IR5008 - Theories of International Relations

What will I learn on this module?

In this module I will learn how different scholars have thought about and conceptualised international relations. I will study the range of theories of International Relations, including the three main schools of Liberalism, Realism, Marxism and their variants, and post-structural and critical theories. Learning about the different ways in which we can see, understand and explain international relations will provide me with a better range of tools to form my own understanding and explanation of what I observe, study and read, and thus enhance my skills of critical analysis when engaging with academic literature but also when engaging with political events around the world.

Theories covered in this module will include:
• Neorealism, Neoliberal institutionalism, English School, Constructivism, neo-Marxism
• Critical theory, Postmodernism/Poststructuralism, Feminism, Postcolonialism, International Political Theory

How will I learn on this module?

I will learn on this module by attending lectures where I will be presented with the core concepts, claims and arguments outlined by different theories and scholars. I will attend seminars where I will build upon my reading for the lectures and where I will discuss what I think are the strengths and weaknesses of each theory, and their potential for application and explanation.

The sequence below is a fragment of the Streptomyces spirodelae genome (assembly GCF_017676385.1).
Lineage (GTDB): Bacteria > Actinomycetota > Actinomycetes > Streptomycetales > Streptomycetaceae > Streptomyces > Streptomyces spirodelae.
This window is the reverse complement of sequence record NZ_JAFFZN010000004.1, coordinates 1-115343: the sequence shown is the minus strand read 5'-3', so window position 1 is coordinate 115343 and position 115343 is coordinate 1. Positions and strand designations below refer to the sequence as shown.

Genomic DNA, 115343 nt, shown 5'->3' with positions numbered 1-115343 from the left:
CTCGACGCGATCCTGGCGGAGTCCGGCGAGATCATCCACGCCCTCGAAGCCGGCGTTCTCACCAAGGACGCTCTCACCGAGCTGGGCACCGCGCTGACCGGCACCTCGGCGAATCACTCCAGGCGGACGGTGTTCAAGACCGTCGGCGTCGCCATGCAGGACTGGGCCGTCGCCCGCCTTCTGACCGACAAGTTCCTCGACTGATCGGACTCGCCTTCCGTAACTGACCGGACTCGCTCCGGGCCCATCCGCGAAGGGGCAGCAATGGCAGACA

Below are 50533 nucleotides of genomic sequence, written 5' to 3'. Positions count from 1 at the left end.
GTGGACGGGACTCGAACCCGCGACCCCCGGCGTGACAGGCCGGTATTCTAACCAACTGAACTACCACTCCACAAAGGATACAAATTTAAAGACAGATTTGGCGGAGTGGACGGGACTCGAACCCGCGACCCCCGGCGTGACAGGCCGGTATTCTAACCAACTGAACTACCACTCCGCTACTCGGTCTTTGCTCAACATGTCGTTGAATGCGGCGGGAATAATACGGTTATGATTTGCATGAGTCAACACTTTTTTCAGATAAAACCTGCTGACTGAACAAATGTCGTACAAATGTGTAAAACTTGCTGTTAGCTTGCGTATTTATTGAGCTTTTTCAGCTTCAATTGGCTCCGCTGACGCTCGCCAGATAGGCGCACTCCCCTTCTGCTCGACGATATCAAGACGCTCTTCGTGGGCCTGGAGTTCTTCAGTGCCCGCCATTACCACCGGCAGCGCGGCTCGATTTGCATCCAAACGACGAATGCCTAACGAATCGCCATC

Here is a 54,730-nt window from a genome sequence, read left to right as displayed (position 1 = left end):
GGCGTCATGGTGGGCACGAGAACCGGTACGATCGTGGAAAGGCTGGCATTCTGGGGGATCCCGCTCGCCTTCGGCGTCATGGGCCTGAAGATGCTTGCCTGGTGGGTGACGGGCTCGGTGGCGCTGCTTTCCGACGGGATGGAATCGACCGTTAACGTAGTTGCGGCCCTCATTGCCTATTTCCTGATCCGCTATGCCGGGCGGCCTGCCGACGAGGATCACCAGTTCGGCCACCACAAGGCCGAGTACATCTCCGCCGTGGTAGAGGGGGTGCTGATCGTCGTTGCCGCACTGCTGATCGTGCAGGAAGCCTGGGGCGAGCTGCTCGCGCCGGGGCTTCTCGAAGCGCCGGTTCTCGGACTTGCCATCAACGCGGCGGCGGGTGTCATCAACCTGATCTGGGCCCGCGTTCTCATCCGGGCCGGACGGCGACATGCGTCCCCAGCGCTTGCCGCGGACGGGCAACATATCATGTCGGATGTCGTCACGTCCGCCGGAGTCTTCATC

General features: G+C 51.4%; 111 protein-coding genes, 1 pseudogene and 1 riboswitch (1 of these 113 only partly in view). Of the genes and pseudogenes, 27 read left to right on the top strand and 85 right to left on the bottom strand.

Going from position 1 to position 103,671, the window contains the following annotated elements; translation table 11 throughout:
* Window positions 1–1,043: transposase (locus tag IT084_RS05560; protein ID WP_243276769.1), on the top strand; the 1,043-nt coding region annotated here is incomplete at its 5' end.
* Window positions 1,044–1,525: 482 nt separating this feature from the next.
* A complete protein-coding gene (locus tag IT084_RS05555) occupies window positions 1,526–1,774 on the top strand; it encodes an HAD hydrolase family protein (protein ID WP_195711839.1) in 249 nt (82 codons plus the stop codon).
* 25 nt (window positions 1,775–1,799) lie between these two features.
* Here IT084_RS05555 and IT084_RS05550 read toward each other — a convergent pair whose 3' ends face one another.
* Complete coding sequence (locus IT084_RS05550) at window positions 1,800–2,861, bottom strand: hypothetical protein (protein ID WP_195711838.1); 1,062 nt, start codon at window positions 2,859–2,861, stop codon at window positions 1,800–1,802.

How will I be supported academically on this module?

My academic development will be facilitated through engagement with the academic literature and by talking with my peers and academics about my understanding of the literature. I expect to have my notions of international relations challenged in this module. I will also use seminars and tutorials to further enrich my learning experience.

What will I be expected to read on this module?

All modules at Northumbria include a range of reading materials that students are expected to engage with. The reading list for this module can be found at: http://readinglists.northumbria.ac.uk
(Reading List service online guide for academic staff this containing contact details for the Reading List team – http://library.northumbria.ac.uk/readinglists)

What will I be expected to achieve?

Knowledge & Understanding:
1. Critically analyse the way in which scholars understand key issues of international relations, such as the potential for war and peace/conflict and cooperation, the nature of state interest, the role of language, economics, law and norms
2. Critically discuss and compare and contrast the strengths and weaknesses of various International Relations theories and apply them to the practice of international politics

Intellectual / Professional skills & abilities:
3. Critically engage with theories to investigate and analyse problems and case studies
4. Apply knowledge and understanding of theory and its use to challenge their use in a variety of claims and arguments, including ‘common sense’ explanations of international relations and my own understanding of international relations / IR.

Personal Values Attributes (Global / Cultural awareness, Ethics, Curiosity) (PVA):